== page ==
Kevin Kroskey: 30:31 At some point they’re likely to downsize because they have a fair amount of land and upkeep with it. And they were just saying, you know, we really like going down and visiting our friends and family in Florida. Can we go ahead and do the second home? And it wasn’t in the plan, to begin with. We had some travel down there, but this was a much bigger financial commitment. And so when we looked at it, we said, you know, guys, we understand that you want to do this. We understand that this wasn’t necessarily something that was planned for before you made the retirement decision about a year and a half ago. But as long as you are willing to commit to downsizing, you know, your big Northeast Ohio house at some point, it doesn’t have to be right away, but at some point and freeing up some of the money that’s in the equity in the house and can then be available for spending as long as you’re willing to do that.
Kevin Kroskey: 31:17 And even if things get bad in the market, if returns are lower than what we would expect or what have you, you know, you may have to kind of cut back that second home, you know, rather than take it all the way out into your eighties you know, you may only be able to keep it for 10 or 12 years because what we don’t want to have to happen is you keep spending on those other discretionary items and then it causes some, you know, long-term concern about you being able to meet your, your more needs based spending. So we tried to make that trade off very clear to them. And we did and we are going to have a follow-up meeting here in another month and after they’ve kind of chewed on it for a while and see where their thinking lies. But that’s a good example where the spending may need to be dynamic and may not.
Kevin Kroskey: 31:57 You know if returns are good and we have a good series of returns and maybe even spending in some other areas may be lower than what we’re currently projecting, then it may be a conversation we never have to have but it would be malpractice, in my opinion, not to have a predetermined plan because the worst thing that you can do is follow this probability based approach. A probability-based approach that we will outline in the next episode, historically, is going to be the pants off, more of an insurance-based approach as we will outline. But if you’re going to do it, you need to do it right and things change. Life happens. We need to have a dynamic approach and then we also need to have this predetermined plan so when things do get bad because it’s going to happen, markets go up and they go down at least temporarily, but you have to have a predetermined plan about, Hey, what does this actually mean to me and to my lifestyle and do I need to change something now? Or does it mean that I, maybe I just need to kind of cut back from something that I was planning on doing into my eighties, I’m okay and I’ll have to make that trade off where I may only be able to do it into my early seventies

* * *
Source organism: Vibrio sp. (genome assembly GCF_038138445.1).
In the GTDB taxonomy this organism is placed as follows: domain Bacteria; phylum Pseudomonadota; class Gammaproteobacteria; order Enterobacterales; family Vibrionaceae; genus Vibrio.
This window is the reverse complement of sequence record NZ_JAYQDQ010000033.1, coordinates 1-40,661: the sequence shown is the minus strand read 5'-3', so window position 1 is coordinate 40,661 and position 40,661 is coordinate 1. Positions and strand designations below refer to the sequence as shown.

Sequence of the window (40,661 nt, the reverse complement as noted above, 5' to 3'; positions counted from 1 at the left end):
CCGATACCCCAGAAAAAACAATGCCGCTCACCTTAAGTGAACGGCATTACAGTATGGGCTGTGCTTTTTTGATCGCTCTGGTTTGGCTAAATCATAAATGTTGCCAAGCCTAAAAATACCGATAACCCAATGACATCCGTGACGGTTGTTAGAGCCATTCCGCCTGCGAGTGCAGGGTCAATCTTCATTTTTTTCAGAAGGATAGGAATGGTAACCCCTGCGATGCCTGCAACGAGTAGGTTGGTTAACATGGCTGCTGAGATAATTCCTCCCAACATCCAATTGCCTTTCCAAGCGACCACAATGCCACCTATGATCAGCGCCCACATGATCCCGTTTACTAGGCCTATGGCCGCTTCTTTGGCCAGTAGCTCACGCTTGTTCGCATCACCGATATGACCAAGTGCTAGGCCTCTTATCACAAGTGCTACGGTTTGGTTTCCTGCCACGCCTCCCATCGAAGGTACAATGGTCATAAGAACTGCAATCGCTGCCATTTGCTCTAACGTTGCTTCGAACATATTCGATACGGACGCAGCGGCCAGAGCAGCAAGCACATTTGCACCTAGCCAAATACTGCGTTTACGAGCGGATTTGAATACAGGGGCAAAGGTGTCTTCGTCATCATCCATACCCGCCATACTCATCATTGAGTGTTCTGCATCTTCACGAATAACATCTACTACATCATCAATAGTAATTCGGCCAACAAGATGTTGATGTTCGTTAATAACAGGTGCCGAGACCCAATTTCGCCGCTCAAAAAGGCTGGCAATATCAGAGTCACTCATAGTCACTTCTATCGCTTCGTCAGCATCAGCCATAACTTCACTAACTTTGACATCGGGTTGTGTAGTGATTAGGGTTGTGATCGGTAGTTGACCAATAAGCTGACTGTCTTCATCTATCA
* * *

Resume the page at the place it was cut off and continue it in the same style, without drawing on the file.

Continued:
Walter Storholt: 33:00 All good parts of the conversation for sure. As we talk about spending allocation and of course dynamic market expectation as well, we’ve got to make sure that we are flexible when it comes to all those different facets of the portfolio and of the plan. If we’re not, if you don’t have a flexible plan, something that’s dynamic that can adjust to the changes of the financial landscape around us, then it might not be the best plan. You can possibly have and that should be a red flag and a reason to pick up the phone, give Kevin and his team a call. If you’ve got questions about something we talked about on today’s show, you can reach out by calling (855)-TWD-PLAN that’s (855) 893-7526 or always online as well at TrueWealthDesign.com that’s TrueWealthDesign.com well Kevin, you’ve set the stage for our final episode in the series here on Retirement Income Planning and I think it’ll be a good one because I was going to counter with you to kind of play devil’s advocate here a little bit of, you know, somebody doesn’t want to necessarily hear that they’re going to have to have dynamic spending in retirement.
Walter Storholt: 34:06 That’s not necessarily music to somebody’s ears at first blush. And I think that’s why so many people are attracted to that word guaranteed. Give me something guaranteed and predictable and I’m looking forward to hearing that conversation on our next podcast should be fun.
Kevin Kroskey: 34:21 Yeah, absolutely. And I guess the thing that I will leave everybody with is, well, you may not want to have something that’s dynamic, but if you go with the guarantee, you’re going to have to lower your spending. So that’s the tradeoff that we’re going to dig into in the next episode.
Walter Storholt: 34:36 That should be a fun conversation. That’ll be next time around, right back here on Retire Smarter. Join us for the final episode in our Retirement Income Planning series for Kevin Kroskey, I’m Walter Storeholt. We’ll talk to you next time on Retire Smarter.
Disclaimer: 34:54 Information provided is for informational purposes only and does not constitute investment, tax or legal advice. Information is obtained from sources that are deemed to be reliable, but their accurateness and completeness cannot be guaranteed. All performance referenced is historical and not an indication of future results. Benchmark indices are hypothetical and do not include any investment fees.